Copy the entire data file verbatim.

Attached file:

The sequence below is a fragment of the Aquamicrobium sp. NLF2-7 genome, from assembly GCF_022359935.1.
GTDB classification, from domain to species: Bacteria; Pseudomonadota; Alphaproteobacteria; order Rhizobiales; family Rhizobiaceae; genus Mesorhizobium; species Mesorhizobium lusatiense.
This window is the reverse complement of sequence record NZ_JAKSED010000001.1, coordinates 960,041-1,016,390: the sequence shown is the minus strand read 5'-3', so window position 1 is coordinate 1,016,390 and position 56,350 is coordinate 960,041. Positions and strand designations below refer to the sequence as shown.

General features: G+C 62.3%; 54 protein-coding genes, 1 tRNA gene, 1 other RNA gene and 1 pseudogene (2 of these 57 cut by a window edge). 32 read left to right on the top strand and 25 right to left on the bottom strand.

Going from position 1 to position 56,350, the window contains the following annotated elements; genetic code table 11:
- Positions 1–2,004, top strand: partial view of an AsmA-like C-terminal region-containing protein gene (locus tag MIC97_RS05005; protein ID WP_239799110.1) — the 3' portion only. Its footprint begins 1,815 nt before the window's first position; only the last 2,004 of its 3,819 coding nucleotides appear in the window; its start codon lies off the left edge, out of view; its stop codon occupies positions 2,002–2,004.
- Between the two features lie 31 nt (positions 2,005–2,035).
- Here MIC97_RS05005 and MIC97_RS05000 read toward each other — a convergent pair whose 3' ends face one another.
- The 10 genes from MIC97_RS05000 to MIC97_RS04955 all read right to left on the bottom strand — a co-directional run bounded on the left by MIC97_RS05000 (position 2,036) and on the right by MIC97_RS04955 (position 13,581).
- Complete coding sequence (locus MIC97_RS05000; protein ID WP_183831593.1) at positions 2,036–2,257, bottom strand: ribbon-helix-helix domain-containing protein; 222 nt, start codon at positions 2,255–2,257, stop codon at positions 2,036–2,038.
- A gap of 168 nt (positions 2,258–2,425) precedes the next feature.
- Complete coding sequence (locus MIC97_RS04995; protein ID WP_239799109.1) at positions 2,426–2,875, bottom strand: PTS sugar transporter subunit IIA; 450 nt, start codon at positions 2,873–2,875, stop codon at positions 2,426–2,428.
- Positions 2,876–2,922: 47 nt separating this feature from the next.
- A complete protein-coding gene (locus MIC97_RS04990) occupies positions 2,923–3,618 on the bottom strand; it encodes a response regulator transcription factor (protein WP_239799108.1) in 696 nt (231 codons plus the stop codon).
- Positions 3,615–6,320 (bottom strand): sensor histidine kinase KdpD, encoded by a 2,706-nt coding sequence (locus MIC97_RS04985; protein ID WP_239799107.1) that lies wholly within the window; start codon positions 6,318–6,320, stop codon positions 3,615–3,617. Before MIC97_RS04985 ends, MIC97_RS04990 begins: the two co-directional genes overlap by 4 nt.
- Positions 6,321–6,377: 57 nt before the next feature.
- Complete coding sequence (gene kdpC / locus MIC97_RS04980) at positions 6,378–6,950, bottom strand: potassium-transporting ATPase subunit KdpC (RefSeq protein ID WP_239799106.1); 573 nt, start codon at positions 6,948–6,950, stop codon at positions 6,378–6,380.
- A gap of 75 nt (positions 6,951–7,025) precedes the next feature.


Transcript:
The sequence below is a fragment of the Aquamicrobium sp. NLF2-7 genome, from assembly GCF_022359935.1.
GTDB classification, from domain to species: Bacteria; Pseudomonadota; Alphaproteobacteria; order Rhizobiales; family Rhizobiaceae; genus Mesorhizobium; species Mesorhizobium lusatiense.
This window is the reverse complement of sequence record NZ_JAKSED010000001.1, coordinates 960,041-1,016,390: the sequence shown is the minus strand read 5'-3', so window position 1 is coordinate 1,016,390 and position 56,350 is coordinate 960,041. Positions and strand designations below refer to the sequence as shown.

General features: G+C 62.3%; 54 protein-coding genes, 1 tRNA gene, 1 other RNA gene and 1 pseudogene (2 of these 57 cut by a window edge). 32 read left to right on the top strand and 25 right to left on the bottom strand.

Going from position 1 to position 56,350, the window contains the following annotated elements; genetic code table 11:
- Positions 1–2,004, top strand: partial view of an AsmA-like C-terminal region-containing protein gene (locus tag MIC97_RS05005; protein ID WP_239799110.1) — the 3' portion only. Its footprint begins 1,815 nt before the window's first position; only the last 2,004 of its 3,819 coding nucleotides appear in the window; its start codon lies off the left edge, out of view; its stop codon occupies positions 2,002–2,004.
- Between the two features lie 31 nt (positions 2,005–2,035).
- Here MIC97_RS05005 and MIC97_RS05000 read toward each other — a convergent pair whose 3' ends face one another.
- The 10 genes from MIC97_RS05000 to MIC97_RS04955 all read right to left on the bottom strand — a co-directional run bounded on the left by MIC97_RS05000 (position 2,036) and on the right by MIC97_RS04955 (position 13,581).
- Complete coding sequence (locus MIC97_RS05000; protein ID WP_183831593.1) at positions 2,036–2,257, bottom strand: ribbon-helix-helix domain-containing protein; 222 nt, start codon at positions 2,255–2,257, stop codon at positions 2,036–2,038.
- A gap of 168 nt (positions 2,258–2,425) precedes the next feature.
- Complete coding sequence (locus MIC97_RS04995; protein ID WP_239799109.1) at positions 2,426–2,875, bottom strand: PTS sugar transporter subunit IIA; 450 nt, start codon at positions 2,873–2,875, stop codon at positions 2,426–2,428.
- Positions 2,876–2,922: 47 nt separating this feature from the next.
- A complete protein-coding gene (locus MIC97_RS04990) occupies positions 2,923–3,618 on the bottom strand; it encodes a response regulator transcription factor (protein WP_239799108.1) in 696 nt (231 codons plus the stop codon).
- Positions 3,615–6,320 (bottom strand): sensor histidine kinase KdpD, encoded by a 2,706-nt coding sequence (locus MIC97_RS04985; protein ID WP_239799107.1) that lies wholly within the window; start codon positions 6,318–6,320, stop codon positions 3,615–3,617. Before MIC97_RS04985 ends, MIC97_RS04990 begins: the two co-directional genes overlap by 4 nt.
- Positions 6,321–6,377: 57 nt before the next feature.
- Complete coding sequence (gene kdpC / locus MIC97_RS04980) at positions 6,378–6,950, bottom strand: potassium-transporting ATPase subunit KdpC (RefSeq protein ID WP_239799106.1); 573 nt, start codon at positions 6,948–6,950, stop codon at positions 6,378–6,380.
- A gap of 75 nt (positions 6,951–7,025) precedes the next feature.